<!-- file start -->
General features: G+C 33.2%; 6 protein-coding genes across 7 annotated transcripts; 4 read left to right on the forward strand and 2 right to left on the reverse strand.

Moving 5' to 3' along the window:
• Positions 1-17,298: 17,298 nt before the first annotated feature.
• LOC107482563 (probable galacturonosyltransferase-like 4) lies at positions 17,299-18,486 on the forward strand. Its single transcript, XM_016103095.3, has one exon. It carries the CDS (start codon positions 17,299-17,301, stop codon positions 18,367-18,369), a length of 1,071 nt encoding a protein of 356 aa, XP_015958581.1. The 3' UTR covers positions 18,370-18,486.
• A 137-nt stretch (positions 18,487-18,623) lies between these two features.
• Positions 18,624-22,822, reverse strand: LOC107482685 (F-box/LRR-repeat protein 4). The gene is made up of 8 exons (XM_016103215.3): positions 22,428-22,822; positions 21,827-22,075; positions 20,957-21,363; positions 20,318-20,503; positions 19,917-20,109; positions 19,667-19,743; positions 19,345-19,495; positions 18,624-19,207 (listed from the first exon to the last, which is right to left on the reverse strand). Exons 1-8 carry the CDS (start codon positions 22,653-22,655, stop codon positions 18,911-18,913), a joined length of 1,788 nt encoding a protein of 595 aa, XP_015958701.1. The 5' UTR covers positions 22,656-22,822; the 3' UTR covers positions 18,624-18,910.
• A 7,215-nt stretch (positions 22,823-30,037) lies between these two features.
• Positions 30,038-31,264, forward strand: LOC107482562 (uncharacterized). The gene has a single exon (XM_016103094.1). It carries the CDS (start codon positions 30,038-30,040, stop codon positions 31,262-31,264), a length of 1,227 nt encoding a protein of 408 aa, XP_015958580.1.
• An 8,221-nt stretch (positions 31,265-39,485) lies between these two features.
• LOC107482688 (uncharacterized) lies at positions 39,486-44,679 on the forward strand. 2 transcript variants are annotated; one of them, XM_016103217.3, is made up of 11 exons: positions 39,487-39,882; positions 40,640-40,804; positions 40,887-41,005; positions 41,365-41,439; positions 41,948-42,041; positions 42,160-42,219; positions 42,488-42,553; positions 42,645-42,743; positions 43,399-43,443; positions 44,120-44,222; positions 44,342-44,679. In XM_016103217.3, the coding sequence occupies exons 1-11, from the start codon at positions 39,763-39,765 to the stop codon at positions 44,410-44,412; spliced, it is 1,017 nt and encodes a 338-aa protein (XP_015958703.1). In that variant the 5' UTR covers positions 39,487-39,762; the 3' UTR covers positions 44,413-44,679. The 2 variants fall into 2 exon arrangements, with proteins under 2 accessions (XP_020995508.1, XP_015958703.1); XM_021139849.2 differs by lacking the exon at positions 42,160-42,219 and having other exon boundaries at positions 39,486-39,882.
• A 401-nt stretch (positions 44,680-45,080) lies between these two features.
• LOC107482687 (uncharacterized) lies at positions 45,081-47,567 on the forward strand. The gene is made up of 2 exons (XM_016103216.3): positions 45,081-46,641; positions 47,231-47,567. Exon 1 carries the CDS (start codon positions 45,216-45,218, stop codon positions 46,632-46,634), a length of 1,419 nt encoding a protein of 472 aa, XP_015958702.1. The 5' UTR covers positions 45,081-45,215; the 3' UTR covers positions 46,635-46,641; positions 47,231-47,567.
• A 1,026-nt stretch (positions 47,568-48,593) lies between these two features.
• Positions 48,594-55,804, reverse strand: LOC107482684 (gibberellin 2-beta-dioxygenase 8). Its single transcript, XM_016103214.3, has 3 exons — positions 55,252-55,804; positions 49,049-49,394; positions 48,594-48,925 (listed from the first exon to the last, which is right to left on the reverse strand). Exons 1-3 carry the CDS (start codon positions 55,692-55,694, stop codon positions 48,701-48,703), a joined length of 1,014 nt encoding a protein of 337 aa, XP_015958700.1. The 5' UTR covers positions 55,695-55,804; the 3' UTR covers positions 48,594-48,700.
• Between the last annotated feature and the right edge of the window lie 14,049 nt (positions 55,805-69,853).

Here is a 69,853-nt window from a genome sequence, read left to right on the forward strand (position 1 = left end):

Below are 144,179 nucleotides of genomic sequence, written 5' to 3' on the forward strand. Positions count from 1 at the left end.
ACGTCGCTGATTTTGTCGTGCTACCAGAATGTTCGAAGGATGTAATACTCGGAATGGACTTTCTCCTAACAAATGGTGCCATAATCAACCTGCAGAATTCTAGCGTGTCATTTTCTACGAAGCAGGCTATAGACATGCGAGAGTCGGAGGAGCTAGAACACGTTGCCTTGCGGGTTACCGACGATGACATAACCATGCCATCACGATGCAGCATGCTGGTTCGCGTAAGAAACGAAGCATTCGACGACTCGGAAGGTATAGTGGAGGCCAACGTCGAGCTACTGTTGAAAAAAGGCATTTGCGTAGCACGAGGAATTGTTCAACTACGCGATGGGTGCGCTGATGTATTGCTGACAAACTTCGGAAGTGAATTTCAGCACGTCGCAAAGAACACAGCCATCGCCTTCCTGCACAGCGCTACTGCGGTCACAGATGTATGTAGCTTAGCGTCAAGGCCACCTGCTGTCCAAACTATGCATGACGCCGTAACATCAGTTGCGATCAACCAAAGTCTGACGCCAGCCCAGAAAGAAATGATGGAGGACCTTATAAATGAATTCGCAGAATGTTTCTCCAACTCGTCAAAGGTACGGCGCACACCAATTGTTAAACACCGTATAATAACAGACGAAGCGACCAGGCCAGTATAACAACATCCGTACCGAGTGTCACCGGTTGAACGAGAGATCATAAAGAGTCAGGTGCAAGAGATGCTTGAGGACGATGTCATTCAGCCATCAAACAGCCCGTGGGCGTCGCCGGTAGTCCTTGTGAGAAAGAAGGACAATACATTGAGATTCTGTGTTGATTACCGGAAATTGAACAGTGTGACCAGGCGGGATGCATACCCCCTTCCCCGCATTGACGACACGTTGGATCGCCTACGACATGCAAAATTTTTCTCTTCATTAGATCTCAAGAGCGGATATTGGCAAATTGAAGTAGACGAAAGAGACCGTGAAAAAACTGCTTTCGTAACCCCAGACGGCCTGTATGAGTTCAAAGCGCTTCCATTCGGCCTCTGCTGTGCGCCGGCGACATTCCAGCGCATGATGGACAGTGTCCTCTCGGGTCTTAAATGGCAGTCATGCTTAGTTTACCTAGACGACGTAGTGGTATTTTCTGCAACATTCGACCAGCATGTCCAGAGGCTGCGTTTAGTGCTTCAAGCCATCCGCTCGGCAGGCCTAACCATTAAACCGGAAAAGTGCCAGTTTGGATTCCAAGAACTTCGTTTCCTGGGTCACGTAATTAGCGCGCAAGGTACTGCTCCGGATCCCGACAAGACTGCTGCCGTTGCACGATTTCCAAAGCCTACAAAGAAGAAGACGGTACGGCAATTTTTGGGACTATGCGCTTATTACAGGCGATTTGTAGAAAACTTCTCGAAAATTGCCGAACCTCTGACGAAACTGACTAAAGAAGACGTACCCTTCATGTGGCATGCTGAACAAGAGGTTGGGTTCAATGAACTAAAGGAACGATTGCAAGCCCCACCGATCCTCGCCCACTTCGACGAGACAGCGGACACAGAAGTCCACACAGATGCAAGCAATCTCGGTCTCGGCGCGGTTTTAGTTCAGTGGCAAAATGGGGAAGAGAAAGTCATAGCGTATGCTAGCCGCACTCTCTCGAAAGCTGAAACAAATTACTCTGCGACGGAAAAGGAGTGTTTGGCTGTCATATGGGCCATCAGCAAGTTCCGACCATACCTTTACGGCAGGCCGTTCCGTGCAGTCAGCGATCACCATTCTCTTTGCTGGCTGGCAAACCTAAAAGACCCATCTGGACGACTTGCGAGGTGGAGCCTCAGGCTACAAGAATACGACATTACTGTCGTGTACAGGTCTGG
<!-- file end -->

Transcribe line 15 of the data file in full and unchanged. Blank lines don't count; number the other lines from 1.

• Between the last annotated feature and the right edge of the window lie 14,049 nt (positions 55,805-69,853).